Epicenter, a Swedish company, has started offering microchip implants to workers to function as key cards, reports the Los Angeles Times. The CEO, who has an implant himself, touts the convenience of the new technology. For other workers, privacy issues must be discussed and resolved before they will buy in. One worry is that the kind of data that could be collected by such a microchip is much more personal than even what can be gleaned from a smartphone.
Alex Acosta, President Trump’s nominee for Secretary of Labor, is expected to face some skepticism during his confirmation hearing on Wednesday, largely because his views on important policy issues are still unknown. If confirmed, he will face a long to-do list, including weighing in on issues such as the Obama administration’s fiduciary rule and overtime regulations. Bloomberg offers some analysis on what to expect out of Mr. Acosta’s DOL.
Two more Uber executives resigned yesterday, according to the Washington Post, continuing a rough stretch for the company. In the past three months, the company has lost senior leaders in departments that oversee marketing, engineering, artificial intelligence and product development. The company also took some heat after the New York Times reported on the secret technology it used to avoid local regulation.
The confirmation hearing for Judge Neil Gorsuch continues today. The New York Times offers streaming and live briefing. Senators will be allotted 30 minutes of questioning each.
The New York Times asks whether robots can replace lawyers. The answer? Yes, but not yet. The business section also offers some helpful advice on how to improve your productivity at work.
House Republicans publicly released their long awaited health care plan. The Washington Post, New York Times and Wall Street Journal each offer details on the new plan. Vox and Forbes offer more in depth analysis. Two of the most significant provisions of the plan will replace the individual mandate with tax incentives, and replace means-tested insurance subsidies with one that scales according to age.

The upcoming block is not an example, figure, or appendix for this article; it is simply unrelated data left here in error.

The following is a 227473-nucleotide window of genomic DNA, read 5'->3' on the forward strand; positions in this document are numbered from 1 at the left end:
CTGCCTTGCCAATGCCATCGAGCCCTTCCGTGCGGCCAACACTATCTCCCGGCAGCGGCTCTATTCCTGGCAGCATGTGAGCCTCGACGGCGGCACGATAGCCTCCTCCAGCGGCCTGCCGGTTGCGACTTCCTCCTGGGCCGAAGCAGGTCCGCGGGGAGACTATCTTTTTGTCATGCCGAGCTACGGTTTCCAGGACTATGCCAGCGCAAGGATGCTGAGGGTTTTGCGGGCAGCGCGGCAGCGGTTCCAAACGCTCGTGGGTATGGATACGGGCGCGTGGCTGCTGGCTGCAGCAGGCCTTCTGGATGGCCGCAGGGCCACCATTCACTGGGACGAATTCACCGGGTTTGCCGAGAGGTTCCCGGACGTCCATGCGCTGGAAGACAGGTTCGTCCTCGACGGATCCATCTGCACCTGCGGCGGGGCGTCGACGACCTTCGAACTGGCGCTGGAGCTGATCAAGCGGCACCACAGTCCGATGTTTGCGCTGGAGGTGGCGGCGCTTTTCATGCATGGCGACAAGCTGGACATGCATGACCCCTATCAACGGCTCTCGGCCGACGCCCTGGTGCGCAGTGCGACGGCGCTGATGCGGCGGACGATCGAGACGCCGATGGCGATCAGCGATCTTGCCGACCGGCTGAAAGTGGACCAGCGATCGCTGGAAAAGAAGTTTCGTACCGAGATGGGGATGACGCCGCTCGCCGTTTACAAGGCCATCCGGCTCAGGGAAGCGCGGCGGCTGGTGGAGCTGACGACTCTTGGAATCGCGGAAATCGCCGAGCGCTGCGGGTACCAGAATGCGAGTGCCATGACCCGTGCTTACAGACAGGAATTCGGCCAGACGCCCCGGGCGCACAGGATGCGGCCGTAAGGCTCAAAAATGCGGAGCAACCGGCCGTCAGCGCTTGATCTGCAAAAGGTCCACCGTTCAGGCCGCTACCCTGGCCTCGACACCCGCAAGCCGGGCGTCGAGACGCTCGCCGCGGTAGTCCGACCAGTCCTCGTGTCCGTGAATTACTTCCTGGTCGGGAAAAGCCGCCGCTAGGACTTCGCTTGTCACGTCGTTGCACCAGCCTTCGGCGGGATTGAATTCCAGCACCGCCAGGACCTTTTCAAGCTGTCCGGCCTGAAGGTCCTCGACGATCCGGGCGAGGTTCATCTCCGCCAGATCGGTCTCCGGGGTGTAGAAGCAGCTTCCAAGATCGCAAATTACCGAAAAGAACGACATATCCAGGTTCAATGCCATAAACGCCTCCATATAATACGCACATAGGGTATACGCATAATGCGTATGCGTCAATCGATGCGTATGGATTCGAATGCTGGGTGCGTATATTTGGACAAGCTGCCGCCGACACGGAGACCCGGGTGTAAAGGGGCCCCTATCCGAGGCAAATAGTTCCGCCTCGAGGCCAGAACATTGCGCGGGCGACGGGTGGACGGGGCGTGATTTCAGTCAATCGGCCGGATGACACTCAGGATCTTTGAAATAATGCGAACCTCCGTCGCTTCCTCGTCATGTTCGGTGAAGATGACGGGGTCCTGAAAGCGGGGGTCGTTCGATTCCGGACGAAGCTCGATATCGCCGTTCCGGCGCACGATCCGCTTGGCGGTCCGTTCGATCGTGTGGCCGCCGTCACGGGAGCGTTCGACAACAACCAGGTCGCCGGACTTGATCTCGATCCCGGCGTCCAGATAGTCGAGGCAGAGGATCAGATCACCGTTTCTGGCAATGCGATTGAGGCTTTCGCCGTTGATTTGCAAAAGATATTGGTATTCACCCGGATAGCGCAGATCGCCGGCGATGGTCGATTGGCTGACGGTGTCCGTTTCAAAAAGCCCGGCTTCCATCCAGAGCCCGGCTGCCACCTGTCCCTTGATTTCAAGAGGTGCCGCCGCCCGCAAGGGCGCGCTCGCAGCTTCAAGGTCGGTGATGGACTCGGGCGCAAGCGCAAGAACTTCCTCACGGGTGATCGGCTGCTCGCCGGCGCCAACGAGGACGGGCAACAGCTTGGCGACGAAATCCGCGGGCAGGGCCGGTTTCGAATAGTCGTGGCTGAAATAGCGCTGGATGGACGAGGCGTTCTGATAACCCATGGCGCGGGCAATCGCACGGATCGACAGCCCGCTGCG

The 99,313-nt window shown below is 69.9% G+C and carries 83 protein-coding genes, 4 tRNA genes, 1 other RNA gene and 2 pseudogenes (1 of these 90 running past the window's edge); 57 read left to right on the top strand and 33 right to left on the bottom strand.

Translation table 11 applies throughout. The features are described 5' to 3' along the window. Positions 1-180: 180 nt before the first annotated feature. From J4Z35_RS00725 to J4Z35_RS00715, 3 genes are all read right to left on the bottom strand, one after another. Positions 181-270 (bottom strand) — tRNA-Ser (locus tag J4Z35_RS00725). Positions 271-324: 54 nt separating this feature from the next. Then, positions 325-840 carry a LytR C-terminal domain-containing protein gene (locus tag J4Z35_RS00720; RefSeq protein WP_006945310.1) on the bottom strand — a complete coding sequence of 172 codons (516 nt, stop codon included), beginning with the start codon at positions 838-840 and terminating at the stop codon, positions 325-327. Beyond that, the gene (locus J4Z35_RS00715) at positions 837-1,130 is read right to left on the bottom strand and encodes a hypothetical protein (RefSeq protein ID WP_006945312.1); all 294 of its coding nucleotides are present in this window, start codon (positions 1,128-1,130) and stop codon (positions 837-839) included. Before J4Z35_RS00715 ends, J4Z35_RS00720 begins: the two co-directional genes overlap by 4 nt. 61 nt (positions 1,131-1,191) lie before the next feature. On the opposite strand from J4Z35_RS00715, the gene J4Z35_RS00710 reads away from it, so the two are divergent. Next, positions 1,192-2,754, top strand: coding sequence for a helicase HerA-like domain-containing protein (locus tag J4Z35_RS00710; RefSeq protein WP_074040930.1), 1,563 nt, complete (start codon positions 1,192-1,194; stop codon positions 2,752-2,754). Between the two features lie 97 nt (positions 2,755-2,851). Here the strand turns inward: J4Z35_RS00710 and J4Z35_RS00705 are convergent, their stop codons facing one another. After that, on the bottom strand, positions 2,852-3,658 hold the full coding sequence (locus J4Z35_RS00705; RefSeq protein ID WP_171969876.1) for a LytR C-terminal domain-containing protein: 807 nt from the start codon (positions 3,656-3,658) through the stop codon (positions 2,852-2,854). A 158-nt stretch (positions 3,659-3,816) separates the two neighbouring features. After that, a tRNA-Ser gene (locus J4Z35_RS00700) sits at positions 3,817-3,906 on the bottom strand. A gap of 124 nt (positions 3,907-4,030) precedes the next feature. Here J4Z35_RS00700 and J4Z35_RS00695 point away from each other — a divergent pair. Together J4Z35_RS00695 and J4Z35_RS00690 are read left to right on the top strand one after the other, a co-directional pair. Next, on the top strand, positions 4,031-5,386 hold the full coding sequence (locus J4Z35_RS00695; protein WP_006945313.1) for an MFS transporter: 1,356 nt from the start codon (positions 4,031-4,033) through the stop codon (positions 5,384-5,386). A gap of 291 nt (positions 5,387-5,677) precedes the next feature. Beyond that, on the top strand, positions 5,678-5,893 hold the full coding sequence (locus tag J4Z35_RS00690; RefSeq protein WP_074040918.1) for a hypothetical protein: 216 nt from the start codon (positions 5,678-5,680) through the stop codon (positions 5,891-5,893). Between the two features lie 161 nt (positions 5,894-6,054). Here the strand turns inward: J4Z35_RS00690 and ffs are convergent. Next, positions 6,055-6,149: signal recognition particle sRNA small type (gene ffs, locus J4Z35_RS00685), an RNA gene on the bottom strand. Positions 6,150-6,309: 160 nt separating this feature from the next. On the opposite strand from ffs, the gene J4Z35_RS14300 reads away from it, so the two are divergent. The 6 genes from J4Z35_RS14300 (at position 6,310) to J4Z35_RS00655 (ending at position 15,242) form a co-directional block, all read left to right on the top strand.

The Senate voted today to repeal the Obama administration’s rule requiring that federal contractors disclose labor violations, according to the Los Angeles Times. The rule required contractors to disclose violations of 14 labor laws, including those pertaining to workplace safety, wages and discrimination, and allowed federal contracting agencies to take violations into account when assigning bids.
Over the weekend, the New York Times reported on Uber’s Greyball project, which it uses to evade authorities around the world. Uber set up what essentially was a fake version of its app so that city authorities could not take a ride with the company. Uber identified city officials using location data, observing which of its users opened and closed its app near government buildings, and then tagged those users in a way that prevented them from using its service. Critics and city officials claim this was done to avoid local regulations; Uber claims it uses Greyball mainly to identify users who violate its terms of service agreement.
The American Federation of State, County and Municipal Employees Iowa Council 61, an Iowa union local, filed suit against the state on Monday, reports the Washington Post. The union alleges that a new law which prohibits public sector unions from negotiating issues such as health insurance and supplemental pay is unconstitutional.